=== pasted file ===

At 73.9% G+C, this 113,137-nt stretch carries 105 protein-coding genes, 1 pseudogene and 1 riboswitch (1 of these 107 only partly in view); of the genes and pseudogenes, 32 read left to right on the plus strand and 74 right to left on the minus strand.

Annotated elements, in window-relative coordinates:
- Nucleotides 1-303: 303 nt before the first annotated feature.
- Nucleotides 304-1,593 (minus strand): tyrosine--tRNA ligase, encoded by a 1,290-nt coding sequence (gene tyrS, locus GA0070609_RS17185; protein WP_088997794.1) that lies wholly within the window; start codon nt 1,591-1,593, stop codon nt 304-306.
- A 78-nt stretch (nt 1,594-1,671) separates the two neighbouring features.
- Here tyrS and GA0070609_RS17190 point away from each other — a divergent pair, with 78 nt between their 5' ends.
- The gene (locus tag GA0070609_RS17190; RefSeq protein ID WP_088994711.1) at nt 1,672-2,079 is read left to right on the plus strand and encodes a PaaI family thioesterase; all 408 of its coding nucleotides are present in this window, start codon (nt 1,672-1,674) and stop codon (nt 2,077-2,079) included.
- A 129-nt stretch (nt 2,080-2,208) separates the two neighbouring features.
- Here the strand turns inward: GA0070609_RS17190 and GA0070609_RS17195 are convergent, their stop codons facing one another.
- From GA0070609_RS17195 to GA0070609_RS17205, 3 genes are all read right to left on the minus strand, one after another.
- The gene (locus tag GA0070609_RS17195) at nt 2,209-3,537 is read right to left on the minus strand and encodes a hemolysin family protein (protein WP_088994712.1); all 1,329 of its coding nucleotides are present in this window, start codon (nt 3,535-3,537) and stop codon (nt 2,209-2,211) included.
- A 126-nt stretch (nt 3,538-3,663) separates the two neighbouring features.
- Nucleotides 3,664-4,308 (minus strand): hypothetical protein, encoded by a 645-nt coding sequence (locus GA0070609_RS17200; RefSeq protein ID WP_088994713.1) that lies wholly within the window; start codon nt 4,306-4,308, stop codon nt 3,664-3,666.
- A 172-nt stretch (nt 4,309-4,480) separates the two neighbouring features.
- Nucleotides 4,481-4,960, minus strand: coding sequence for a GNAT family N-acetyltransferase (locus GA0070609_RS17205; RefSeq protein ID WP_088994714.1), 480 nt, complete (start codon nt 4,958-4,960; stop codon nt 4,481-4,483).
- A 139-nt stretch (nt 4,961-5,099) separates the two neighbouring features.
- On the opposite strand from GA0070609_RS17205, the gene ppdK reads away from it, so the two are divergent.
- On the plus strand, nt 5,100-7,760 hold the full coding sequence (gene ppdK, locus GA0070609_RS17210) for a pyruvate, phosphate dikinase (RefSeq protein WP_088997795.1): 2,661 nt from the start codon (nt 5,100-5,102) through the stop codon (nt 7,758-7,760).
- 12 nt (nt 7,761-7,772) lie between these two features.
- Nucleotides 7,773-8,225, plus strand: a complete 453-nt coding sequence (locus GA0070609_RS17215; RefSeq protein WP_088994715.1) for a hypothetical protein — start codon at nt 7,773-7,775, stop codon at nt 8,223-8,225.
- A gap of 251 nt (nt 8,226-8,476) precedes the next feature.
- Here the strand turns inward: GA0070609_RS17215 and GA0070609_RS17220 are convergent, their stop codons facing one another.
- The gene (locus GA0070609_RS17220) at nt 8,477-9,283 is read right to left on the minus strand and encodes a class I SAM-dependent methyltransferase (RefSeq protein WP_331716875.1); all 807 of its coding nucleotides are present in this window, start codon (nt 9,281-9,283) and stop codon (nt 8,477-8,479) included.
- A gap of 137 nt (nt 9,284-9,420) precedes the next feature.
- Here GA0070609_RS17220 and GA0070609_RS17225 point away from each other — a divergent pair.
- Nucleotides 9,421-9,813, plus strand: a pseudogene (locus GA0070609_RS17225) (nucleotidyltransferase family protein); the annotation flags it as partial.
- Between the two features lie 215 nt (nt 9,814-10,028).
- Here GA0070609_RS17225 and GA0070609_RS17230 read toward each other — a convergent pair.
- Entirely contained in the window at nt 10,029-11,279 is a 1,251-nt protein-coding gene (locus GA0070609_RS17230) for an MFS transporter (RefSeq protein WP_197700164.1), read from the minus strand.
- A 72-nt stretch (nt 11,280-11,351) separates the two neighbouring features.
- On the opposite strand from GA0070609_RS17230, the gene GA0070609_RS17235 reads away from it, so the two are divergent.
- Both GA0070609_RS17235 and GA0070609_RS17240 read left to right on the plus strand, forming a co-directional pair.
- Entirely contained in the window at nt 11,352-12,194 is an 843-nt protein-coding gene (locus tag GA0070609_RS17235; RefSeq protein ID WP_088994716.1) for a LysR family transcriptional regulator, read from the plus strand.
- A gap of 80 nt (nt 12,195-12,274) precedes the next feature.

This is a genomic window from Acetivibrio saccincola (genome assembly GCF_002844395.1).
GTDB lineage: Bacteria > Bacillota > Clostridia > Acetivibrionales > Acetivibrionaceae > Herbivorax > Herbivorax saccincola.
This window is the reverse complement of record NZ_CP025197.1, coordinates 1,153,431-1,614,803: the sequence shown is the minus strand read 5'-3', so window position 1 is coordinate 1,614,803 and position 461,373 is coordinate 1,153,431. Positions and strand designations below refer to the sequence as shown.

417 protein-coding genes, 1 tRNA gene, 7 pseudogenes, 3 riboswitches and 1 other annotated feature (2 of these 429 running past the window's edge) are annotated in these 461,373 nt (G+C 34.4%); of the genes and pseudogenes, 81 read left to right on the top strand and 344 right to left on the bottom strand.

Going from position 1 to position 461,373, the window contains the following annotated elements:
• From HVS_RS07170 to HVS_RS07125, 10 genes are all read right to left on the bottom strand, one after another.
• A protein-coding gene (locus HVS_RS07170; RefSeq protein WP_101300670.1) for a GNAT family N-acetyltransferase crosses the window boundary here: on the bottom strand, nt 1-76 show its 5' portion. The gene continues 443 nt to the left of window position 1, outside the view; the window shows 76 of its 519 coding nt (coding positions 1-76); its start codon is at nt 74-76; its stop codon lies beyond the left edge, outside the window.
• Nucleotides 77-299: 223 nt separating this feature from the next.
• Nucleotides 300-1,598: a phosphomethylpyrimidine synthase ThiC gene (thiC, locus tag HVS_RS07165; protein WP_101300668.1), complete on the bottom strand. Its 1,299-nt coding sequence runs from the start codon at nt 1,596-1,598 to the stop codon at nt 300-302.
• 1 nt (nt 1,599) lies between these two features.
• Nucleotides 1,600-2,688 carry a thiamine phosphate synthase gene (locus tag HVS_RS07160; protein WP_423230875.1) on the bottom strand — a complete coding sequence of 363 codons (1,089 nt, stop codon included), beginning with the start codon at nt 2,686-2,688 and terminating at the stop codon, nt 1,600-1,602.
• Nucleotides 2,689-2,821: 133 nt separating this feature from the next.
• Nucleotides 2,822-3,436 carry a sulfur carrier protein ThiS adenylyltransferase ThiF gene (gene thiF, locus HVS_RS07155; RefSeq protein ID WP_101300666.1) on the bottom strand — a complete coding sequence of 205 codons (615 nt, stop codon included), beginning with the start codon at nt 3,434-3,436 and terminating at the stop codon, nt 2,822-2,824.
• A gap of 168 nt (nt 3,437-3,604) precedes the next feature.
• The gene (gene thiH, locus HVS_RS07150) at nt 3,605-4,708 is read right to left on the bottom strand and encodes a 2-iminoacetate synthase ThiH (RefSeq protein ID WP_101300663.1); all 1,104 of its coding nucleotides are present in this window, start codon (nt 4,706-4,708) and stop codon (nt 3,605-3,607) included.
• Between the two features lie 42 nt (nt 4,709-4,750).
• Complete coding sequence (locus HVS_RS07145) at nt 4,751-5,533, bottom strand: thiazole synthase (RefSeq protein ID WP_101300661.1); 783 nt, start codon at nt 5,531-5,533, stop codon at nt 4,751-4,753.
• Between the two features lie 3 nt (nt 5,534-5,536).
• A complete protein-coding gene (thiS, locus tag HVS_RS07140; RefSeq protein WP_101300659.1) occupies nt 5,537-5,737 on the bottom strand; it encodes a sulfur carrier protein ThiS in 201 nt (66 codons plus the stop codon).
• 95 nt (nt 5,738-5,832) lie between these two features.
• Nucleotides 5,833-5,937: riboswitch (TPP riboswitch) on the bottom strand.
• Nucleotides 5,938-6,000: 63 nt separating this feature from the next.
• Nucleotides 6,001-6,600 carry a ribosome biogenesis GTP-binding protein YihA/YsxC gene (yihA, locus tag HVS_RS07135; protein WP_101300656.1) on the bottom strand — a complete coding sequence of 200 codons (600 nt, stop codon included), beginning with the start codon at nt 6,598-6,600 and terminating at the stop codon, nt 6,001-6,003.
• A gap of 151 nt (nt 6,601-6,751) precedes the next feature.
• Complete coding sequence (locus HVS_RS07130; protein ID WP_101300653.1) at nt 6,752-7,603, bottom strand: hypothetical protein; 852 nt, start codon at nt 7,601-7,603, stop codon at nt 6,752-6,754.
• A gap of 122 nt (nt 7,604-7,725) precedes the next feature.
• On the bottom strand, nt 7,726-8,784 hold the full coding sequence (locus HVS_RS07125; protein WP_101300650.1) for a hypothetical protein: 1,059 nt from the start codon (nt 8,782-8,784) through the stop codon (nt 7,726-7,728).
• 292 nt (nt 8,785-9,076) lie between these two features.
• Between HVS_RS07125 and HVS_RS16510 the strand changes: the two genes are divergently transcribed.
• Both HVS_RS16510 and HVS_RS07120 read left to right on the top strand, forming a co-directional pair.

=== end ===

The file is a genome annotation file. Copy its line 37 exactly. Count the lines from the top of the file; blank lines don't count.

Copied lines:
This window is the reverse complement of record NZ_CP025197.1, coordinates 1,153,431-1,614,803: the sequence shown is the minus strand read 5'-3', so window position 1 is coordinate 1,614,803 and position 461,373 is coordinate 1,153,431. Positions and strand designations below refer to the sequence as shown.